For more than six decades, Teel Plastics has specialised in custom extruded plastic tubing and profiles. With highly-skilled employees and unique extrusion manufacturing techniques, Teel has earned a reputation for excellence in its field. Trusted by some of the world’s largest companies, Teel Plastics’ products are used in geothermal pipes, solar film cores, co-extruding products, healthcare tubing, film cores, converting cores, filtration components, industrial tubing, and more.
“On any given day, a consumer likely interacts with at least one product that we’ve had a hand in making,” said Owen Gwynne, senior programmer, Teel Plastics. “We view our customers as partners and invite them to work collaboratively during the design and development of their projects. As such, we have been able to complete products quicker and innovate to keep up with demands and anticipate future needs.”
The Teel Plastics facility in Wisconsin has ten manufacturing lines that produce different products at various times throughout the day. Each line requires a custom recipe for every product. These recipes include different material inputs, equipment, heating components and other variables. Recipes can change several times in one day, and ones that have not been used in months can resurface when new orders come in.
All these variables quickly caused instances where human error corrupted the recipes. These deviations inspired Teel Plastics to find a solution that would allow operators to control all pieces electronically and reduce human error.
“There are many variables that go into a single recipe, and our employees are interacting with and having to memorise and apply multiple recipes during a single shift,” said Gwynne. “There are a lot of different reasons for errors – employees are moving too quickly, it’s a recipe they are unfamiliar with, or they’ve entered in the middle of production – but what seems like a miniscule issue can lead to our products having flaws or manufacturing downtime. We knew there had to be a way to minimise some of this error.”
Recognising the need for connectivity, data access, and scalability, Teel Plastics executives worked to develop a competitive strategy that would also enable them to capitalise on the benefits of the Internet of Things (IoT). They began by identifying the fundamental technology that would fuel their IoT effort. After evaluating several IoT offerings, they found that many solutions could address one component of their needs – such as a business aspect, protocol, or standard – but not everything. Further complicating the process, many of Teel Plastics’ machines are custom built, meaning they needed a solution capable of speaking to an entire range of PLCs from vendors including Allen-Bradley and Siemens.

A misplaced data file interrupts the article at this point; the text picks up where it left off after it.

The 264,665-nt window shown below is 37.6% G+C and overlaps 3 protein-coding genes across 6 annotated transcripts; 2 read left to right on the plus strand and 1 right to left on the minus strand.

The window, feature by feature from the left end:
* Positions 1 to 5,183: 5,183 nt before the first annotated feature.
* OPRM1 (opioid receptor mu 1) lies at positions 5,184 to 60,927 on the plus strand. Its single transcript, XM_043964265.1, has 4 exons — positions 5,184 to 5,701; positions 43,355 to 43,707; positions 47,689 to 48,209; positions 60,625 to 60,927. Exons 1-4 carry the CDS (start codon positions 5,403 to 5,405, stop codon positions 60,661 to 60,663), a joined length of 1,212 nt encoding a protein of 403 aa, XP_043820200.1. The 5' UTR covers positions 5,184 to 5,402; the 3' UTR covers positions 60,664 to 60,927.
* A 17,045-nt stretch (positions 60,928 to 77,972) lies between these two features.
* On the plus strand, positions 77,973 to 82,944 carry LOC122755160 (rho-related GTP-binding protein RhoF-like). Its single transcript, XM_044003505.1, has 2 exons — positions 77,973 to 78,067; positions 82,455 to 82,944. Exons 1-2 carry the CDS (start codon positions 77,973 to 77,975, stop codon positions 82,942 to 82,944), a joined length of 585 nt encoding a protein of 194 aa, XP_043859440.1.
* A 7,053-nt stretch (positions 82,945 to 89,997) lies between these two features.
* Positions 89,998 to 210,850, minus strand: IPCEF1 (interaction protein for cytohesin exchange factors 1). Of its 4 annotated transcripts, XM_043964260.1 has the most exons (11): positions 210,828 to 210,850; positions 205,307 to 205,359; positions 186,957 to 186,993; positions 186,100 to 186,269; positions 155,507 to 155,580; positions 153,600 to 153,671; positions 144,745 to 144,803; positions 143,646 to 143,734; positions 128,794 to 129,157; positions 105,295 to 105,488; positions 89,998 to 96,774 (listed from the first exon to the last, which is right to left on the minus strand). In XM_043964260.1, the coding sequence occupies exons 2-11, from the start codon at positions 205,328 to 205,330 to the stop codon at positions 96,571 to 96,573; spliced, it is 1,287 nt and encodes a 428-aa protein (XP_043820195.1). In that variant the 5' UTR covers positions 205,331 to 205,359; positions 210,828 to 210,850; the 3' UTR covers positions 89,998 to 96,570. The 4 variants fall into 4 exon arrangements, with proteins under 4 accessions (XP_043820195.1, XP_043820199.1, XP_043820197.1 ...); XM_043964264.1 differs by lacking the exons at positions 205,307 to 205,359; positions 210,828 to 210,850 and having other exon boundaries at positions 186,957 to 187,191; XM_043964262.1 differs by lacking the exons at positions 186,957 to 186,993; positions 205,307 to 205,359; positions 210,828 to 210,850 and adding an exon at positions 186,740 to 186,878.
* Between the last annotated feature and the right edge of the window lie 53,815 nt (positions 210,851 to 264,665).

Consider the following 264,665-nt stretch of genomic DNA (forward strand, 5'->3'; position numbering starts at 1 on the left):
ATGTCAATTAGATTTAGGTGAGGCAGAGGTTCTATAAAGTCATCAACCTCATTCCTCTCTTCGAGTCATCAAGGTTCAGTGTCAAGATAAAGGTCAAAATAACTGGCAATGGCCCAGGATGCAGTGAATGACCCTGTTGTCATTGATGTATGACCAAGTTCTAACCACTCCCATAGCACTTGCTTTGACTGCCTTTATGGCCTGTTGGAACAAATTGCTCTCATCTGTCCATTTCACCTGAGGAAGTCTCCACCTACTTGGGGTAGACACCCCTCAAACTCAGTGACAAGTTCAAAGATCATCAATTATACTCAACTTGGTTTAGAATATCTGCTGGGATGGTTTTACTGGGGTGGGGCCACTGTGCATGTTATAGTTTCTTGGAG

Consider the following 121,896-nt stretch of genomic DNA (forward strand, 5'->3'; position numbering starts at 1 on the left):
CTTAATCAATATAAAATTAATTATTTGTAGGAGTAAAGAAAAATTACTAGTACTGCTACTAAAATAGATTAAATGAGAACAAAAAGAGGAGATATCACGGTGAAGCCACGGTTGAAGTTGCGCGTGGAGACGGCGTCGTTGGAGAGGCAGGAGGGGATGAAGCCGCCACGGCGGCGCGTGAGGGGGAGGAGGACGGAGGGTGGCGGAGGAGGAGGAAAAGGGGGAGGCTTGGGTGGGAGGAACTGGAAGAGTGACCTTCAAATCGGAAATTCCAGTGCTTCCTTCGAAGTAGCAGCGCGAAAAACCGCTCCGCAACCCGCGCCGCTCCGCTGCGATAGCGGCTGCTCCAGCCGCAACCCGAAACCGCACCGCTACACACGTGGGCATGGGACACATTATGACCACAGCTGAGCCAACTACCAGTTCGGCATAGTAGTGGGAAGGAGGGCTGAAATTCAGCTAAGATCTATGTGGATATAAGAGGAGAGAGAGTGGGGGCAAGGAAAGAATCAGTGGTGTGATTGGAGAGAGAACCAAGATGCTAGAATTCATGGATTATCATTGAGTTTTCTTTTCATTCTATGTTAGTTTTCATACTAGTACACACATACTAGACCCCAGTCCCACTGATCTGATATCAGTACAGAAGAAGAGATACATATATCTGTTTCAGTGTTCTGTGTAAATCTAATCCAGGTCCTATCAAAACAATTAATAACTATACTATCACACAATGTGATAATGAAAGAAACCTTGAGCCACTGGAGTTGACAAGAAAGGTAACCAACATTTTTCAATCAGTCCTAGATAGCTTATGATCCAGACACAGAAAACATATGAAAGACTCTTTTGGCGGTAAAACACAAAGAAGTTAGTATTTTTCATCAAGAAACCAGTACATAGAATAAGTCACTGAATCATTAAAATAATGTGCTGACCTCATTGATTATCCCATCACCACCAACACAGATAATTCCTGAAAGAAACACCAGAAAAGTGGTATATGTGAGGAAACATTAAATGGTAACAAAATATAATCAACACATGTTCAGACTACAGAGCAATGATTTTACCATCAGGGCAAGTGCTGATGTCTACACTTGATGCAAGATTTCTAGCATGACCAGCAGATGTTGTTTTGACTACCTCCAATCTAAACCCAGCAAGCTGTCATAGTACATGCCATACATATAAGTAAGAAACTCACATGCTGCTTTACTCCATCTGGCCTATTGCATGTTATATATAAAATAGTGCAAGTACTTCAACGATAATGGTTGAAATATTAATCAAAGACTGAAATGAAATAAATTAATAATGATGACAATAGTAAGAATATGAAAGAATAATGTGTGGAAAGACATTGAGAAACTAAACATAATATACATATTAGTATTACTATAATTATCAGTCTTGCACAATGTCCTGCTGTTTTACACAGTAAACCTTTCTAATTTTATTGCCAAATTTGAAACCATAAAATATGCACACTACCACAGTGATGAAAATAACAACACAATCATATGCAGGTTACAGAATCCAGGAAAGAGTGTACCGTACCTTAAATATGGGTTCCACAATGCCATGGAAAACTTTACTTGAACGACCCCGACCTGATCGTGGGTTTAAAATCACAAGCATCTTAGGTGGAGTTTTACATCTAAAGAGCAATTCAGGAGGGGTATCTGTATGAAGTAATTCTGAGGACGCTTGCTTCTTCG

Though at first the engineers considered developing an in-house solution, they ultimately found that Kepware’s IoT Gateway for KEPServerEX provided a seamless, reliable and scalable way to control all the essential components through a single web interface.
Leveraging Kepware’s software solutions, a Teel Plastics line operator can send a pre-saved recipe with more than 20 parameters from a web interface to the gateway, which then distributes the instructions to the machines on the line. This is a much more efficient method than the previous manual process, and by providing device connectivity to multiple PLCs, Teel drastically reduces the risk of human error. With these new processes, Teel has reduced its setup times by 30 percent.
“By incorporating the IoT throughout our shop floor, we’ve been able to take something that previously required memorisation and 30 to 40 clicks, and bring it down to a single click of a button,” said Gwynne. “Working with the gateway is seamless. We’re able to trust that as our recipes evolve, KEPServerEX will be able to take on anything and everything that we throw at it.”
Since implementing the IoT Gateway, Teel Plastics has gained increased visibility into the granular details of its manufacturing process. This in-depth plant floor data enables the engineers to test different variables, which has led to decreased downtime. By monitoring different aspects of production (such as room temperature) and making slight adjustments, the company has also made its recipes much more efficient. In addition, seamlessly aggregating data on indicators (such as humidity or wear on parts) into a central database enables operators to monitor equipment for predictive maintenance, and leadership to make more informed decisions on recipes, enabling the company to produce greater output at a higher quality. For example, prior to the implementation, one line was completing 18 units a minute. Now, it is outputting 35 units a minute, nearly doubling its capacity.
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